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by George Haydock
The Book is called Leviticus : because it treats of the offices, ministries, rites and ceremonies of the Priests and Levites. The Hebrews call it Vayyicra , from the word with which it begins; (Challoner) "and (the Lord) called." The a at the end of this word is printed in a smaller size, to insinuate that little children should begin to read this Book first, if we may give any credit to those who attempt to account for all the irregularities sanctioned by the great Massora! But such irregular letters are the faults of some transcribers, and are of no authority. (Kennicott, Dis. 1.) --- This Book is styled also, "The Priests' Law." (Haydock) --- The seven first chapters explain the sacrifices; the sixteen next, the offices and ordination of the Priests and Levites. From the 23d chapter to the end, the feasts are designated, and some regulations respecting vows are interspersed. All these rites and sacrifices foreshewed the eucharistic sacrifice of Jesus Christ, (St. Leo, ser. 8. de pas. Trid. sef. 22. c. 1.) and tended to keep the Hebrews employed, and at a greater distance from idolatry. (St. Jerome on Isai. i. &c.) --- These prescriptions were given during the month of Nisan, in the second year after the exit, while the Hebrews remained at the foot of Mount Sinai. God spoke from the New Tabernacle. (Tirinus) --- In the Book of Deuteronomy we find but few regulations respecting sacrifices, as Moses had sufficiently explained them in this book. (Du Hamel) --- If we confine ourselves to the letter, we may say these precepts are not good, and carnal; (Ezechiel xx. 25.; Hebrews vii. 16.) but if we consider the spirit, we shall confess that they are excellent, and spiritual. (Romans vii. 14.; 2 Corinthians iii. 6.; Origen, contra Cels. vii.) (Calmet)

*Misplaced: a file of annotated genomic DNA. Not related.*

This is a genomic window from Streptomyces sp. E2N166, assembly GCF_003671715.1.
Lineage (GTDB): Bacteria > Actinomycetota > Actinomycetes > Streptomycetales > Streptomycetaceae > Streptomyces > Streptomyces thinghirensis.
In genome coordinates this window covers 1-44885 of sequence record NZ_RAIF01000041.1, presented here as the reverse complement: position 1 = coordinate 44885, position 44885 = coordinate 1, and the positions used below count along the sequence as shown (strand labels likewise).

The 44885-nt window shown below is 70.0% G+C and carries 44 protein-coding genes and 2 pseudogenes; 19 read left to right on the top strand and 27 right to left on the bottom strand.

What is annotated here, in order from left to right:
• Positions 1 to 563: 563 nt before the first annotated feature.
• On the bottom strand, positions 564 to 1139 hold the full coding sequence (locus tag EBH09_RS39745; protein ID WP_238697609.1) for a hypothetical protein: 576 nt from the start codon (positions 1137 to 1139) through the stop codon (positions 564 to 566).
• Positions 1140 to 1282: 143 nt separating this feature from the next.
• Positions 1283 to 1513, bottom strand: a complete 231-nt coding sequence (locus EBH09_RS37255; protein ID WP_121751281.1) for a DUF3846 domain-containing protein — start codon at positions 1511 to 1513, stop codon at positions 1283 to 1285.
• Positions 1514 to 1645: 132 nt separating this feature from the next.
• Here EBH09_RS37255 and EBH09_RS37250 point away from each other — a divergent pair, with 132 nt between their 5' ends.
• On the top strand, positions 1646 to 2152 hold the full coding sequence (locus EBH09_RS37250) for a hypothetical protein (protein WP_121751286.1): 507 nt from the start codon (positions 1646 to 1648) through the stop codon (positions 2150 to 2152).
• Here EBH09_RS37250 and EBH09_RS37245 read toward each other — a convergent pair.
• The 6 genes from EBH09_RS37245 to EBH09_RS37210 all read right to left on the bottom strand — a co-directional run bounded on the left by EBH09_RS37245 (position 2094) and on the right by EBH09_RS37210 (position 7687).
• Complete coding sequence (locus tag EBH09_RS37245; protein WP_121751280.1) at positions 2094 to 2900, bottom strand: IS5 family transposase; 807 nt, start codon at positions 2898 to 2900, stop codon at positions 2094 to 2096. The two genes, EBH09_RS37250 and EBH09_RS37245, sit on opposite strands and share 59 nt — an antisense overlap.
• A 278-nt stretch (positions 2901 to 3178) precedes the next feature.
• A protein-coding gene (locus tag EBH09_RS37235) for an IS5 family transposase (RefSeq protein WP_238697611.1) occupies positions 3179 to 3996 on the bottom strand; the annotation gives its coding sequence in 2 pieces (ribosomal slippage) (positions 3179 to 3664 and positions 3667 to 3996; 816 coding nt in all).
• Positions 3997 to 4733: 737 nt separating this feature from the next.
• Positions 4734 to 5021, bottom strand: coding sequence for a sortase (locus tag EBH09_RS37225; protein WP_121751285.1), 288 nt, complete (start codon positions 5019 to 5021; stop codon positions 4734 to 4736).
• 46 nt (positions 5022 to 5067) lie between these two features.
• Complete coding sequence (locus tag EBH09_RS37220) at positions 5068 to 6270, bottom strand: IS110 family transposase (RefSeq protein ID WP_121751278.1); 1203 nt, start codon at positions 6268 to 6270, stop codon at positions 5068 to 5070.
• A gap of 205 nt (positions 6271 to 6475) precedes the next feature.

the Week of Proper 13 / Ordinary 18